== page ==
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 The Accurate ETA
 Airfly From United Kingdom, joined Mar 2005, 322 posts, RR: 1Posted Sun Jan 15 2006 18:45:48 UTC (10 years 4 months 2 weeks 2 days 22 hours ago) and read 1888 times:

 Hello there, How do airlines have a quite accurate significant ETA? I mean what are the involving calculations? In simulation I usually divide the TA/Distance in NM, then add ( I think ) from E-W= -20 minutes( including descend ), and W-E= +20 minutes ( including descend ) of wind, which is not very accurate. Say I was flying an A342 from; FAO-GRU. 4220NM distance, and a speed of around 498 TA. That would conclude on 8:47389...(average of 8:50) as it is a E-W flight SO; -20 minutes would have a total of 8:30 hours. I tried that myself, and well I got there 25 minutes early. Of course tail wind might of happened, but How are airlines so accurate with their times? The example I gave is for FS, but I thought that real flight would not have a big difference. What is the actual calculation? Cheers Lucca M.
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 Starlionblue From Greenland, joined Feb 2004, 17664 posts, RR: 65 Reply 1, posted Sun Jan 15 2006 18:56:16 UTC (10 years 4 months 2 weeks 2 days 22 hours ago) and read 1882 times:

 Just taking the distance and factoring in airspeed is a start, but there are many factors, including wind, traffic, holds and so forth. I guess airlines have been doing this for a while so they have very good baseline data. Add some not extremely sophisticated software to the database and you can recalculate on the fly and with great accuracy.
 "There are no stupid questions, but there are a lot of inquisitive idiots."
 Jamesbuk From United Kingdom, joined May 2005, 3968 posts, RR: 4 Reply 2, posted Sun Jan 15 2006 18:57:09 UTC (10 years 4 months 2 weeks 2 days 22 hours ago) and read 1881 times:

 I think its from experience of the flight and then with winds they add and minus a bit rgds --James--
 You cant have your cake and eat it... What the hells the point in having it then!!!
 Goldenshield From United States of America, joined Jan 2001, 6170 posts, RR: 13 Reply 3, posted Sun Jan 15 2006 18:57:46 UTC (10 years 4 months 2 weeks 2 days 22 hours ago) and read 1880 times:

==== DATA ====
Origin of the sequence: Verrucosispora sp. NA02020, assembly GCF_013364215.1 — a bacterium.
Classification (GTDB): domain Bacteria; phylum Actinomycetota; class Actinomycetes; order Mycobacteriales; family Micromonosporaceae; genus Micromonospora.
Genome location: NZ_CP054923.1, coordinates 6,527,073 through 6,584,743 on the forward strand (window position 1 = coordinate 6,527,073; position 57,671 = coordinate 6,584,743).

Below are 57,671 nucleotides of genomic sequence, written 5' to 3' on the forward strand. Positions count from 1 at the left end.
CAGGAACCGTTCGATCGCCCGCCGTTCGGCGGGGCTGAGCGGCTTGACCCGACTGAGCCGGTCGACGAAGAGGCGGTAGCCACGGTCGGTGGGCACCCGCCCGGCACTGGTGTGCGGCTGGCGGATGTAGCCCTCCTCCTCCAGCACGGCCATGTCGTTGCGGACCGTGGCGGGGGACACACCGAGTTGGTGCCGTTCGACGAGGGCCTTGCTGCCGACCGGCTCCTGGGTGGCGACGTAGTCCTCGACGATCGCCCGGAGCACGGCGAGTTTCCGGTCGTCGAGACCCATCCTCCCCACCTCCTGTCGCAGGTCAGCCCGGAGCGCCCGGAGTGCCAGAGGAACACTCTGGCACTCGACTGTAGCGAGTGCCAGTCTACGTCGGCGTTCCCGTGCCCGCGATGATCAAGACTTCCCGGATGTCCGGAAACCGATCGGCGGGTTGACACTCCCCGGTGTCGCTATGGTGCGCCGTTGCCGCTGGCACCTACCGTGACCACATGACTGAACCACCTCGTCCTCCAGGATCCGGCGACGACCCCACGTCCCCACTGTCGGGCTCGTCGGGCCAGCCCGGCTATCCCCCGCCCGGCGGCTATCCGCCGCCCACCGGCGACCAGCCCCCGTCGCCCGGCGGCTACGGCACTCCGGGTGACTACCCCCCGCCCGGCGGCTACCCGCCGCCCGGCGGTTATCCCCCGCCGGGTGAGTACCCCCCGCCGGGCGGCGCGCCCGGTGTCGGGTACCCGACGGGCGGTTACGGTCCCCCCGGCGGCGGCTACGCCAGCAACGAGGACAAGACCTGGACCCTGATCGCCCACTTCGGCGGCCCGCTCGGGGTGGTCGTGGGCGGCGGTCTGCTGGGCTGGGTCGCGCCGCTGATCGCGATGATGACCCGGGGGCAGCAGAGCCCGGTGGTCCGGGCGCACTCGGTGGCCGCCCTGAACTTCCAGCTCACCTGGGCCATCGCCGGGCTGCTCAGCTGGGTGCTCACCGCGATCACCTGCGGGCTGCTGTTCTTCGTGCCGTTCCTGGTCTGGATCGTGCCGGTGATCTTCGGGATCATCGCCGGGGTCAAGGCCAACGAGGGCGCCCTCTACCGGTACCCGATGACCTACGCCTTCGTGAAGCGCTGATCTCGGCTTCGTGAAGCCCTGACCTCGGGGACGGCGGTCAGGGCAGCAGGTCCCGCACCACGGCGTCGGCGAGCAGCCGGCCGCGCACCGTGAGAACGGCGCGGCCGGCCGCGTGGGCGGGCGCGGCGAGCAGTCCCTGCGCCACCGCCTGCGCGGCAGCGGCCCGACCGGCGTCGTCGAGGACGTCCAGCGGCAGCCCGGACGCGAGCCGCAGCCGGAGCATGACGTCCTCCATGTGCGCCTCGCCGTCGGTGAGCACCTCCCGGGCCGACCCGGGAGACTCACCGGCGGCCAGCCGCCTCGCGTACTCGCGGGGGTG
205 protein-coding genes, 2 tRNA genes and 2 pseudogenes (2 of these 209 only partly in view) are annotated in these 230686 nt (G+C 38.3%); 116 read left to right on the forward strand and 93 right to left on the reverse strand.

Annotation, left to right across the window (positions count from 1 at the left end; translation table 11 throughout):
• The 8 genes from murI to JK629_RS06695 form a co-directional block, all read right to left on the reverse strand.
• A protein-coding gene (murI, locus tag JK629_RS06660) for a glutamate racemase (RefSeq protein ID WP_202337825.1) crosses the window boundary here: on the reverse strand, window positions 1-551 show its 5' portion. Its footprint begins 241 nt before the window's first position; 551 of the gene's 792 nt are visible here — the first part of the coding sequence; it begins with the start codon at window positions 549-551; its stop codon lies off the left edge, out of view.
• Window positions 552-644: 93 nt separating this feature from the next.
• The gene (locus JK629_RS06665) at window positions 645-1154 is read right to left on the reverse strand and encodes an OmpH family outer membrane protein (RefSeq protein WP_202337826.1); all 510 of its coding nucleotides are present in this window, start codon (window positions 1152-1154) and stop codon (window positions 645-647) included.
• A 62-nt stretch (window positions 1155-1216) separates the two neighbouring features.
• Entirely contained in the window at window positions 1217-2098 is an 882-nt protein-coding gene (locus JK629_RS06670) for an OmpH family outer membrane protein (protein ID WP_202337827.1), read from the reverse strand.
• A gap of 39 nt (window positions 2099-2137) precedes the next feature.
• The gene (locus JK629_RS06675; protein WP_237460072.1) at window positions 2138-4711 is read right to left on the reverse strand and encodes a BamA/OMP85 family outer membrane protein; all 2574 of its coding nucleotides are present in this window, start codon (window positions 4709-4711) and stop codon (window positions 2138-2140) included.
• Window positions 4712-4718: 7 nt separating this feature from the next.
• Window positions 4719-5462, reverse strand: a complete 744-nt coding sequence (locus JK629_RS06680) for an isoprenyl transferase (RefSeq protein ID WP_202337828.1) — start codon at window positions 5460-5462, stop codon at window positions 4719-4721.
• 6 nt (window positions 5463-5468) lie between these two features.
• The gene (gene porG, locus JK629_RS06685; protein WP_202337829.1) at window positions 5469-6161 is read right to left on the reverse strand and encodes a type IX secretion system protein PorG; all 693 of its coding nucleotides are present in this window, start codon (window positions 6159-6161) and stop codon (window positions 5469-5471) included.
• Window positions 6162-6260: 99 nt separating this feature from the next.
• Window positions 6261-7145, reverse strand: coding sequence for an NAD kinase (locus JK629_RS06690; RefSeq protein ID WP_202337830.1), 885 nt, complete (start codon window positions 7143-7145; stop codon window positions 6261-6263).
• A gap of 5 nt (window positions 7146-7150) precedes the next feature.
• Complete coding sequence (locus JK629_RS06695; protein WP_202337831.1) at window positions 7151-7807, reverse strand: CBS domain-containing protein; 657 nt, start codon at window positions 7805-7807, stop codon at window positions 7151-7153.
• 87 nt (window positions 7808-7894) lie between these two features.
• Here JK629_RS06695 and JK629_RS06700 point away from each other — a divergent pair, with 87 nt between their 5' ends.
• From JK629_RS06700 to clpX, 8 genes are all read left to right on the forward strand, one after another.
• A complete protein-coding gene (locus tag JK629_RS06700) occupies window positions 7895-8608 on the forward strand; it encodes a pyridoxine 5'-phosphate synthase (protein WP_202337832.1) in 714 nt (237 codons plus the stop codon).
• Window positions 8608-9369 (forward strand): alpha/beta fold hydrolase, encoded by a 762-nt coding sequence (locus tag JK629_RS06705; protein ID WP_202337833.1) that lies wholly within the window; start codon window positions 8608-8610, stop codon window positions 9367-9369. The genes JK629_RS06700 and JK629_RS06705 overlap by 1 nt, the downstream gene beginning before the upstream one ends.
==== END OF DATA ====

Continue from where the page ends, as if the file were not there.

In real-world flight planning, the wind for each turn in the flight plan is accounted for, and each will have different relative wind values. This is how we get almost accurate enroute times. Usually, for climbout and descent, plans are given straight line values to the first fix, and from the last fix, so the the actual time may vary by a minute or two.[Edited 2006-01-15 18:58:51]
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 Airfly From United Kingdom, joined Mar 2005, 322 posts, RR: 1 Reply 4, posted Sun Jan 15 2006 19:16:48 UTC (10 years 4 months 2 weeks 2 days 21 hours ago) and read 1869 times:

 Quoting Starlionblue (Reply 1): guess airlines have been doing this for a while so they have very good baseline data. Add some not extremely sophisticated software to the database and you can recalculate on the fly and with great accuracy.

I guess that's the best secret!

Cheers
Lucca M.

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 Bond007 From United States of America, joined Mar 2005, 5652 posts, RR: 8 Reply 5, posted Mon Jan 16 2006 04:27:49 UTC (10 years 4 months 2 weeks 2 days 12 hours ago) and read 1801 times:

 Well, don't forget also, that the last 50-100 miles or so is going to be 200-250 kts or less, depending on restrictions. I work for a company that calculates rough ETAs, and we use average groundspeed for everything up to the last 100 miles, then average 200 kts for last 100. Jimbo
 I'd rather be on the ground wishing I was in the air, than in the air wishing I was on the ground!
 3201 From , joined Dec 1969, posts, RR: Reply 6, posted Mon Jan 16 2006 04:50:24 UTC (10 years 4 months 2 weeks 2 days 12 hours ago) and read 1794 times:

 Detailed four-dimensional wind/temperature forecasts come out from 4 to 24 times a day, depending on where in the world you're talking about. Detailed aircraft climb/cruise/descent data exist and those who buy/lease aircraft, and the third-party vendors who provide software or services to them, have access to these data. Thus, both the flight planning system (on the ground) and the FMS (on the airplane) can do detailed and accurate calculations for that day. For schedule planning, historical data about the winds and temperatures are available from several sources, and historical taxi time data at specific airports at specific times of day also exist. (Also don't forget that TAS isn't fixed for a flight -- if you're flying constant-Mach, it changes with temperature, and at cost-index it changes with both temperature and wind.)
 Grbld From Netherlands, joined Dec 2005, 353 posts, RR: 2 Reply 7, posted Mon Jan 16 2006 11:04:41 UTC (10 years 4 months 2 weeks 2 days 5 hours ago) and read 1753 times:

 3201, good description. With cost-index it also changes according to weight. Basically, before the flight, dispatchers print out the flight plan which takes into account the planned weight and forecasted winds at all positions and altitudes with standard calculations for departure and arrival segments. In flight, the FMC will continually calculate these things as your actual weight may differ from the planned (more/less passengers/bags/cargo) which may result in a different cruise altitude and/or speed (cost index), which influences your ground speed (different winds and true airspeed than at the planned altitude). The arrival procedure can be entered in more detail by the pilots based on their expectancy and experience (if they foresee a delay, or ATC arrival methods that are not on the arrival charts, like a visual approach) so you get an even more accurate ETA. The approach phase is usually what can screw up the ETA that was announced in the early part of the flight. Depending on how busy it is, you can easily get 10 minutes of extra flying time. Grbld